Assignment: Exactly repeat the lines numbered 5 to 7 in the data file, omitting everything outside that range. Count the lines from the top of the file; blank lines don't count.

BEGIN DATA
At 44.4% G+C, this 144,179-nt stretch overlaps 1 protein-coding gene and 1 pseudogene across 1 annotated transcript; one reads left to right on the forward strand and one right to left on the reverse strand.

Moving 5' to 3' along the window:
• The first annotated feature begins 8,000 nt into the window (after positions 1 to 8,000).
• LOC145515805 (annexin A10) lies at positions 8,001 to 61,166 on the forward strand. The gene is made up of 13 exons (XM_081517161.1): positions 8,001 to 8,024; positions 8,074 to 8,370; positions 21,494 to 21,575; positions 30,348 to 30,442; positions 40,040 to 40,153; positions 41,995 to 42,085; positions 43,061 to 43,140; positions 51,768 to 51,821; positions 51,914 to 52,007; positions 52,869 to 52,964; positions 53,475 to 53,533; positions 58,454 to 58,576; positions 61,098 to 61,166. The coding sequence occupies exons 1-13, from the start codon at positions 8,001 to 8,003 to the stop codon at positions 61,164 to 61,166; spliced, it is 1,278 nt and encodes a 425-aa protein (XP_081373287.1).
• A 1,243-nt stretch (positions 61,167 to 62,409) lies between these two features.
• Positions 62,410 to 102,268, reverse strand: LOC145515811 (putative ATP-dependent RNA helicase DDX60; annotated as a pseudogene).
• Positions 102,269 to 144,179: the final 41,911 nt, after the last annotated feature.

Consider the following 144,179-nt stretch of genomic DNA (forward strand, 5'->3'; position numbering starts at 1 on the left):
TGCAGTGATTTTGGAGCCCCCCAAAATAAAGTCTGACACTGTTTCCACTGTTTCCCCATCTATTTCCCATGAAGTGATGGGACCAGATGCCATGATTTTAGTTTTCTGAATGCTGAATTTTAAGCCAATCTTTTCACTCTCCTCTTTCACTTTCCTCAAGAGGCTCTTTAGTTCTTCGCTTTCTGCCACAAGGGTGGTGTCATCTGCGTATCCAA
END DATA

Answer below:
• A 1,243-nt stretch (positions 61,167 to 62,409) lies between these two features.
• Positions 62,410 to 102,268, reverse strand: LOC145515811 (putative ATP-dependent RNA helicase DDX60; annotated as a pseudogene).
• Positions 102,269 to 144,179: the final 41,911 nt, after the last annotated feature.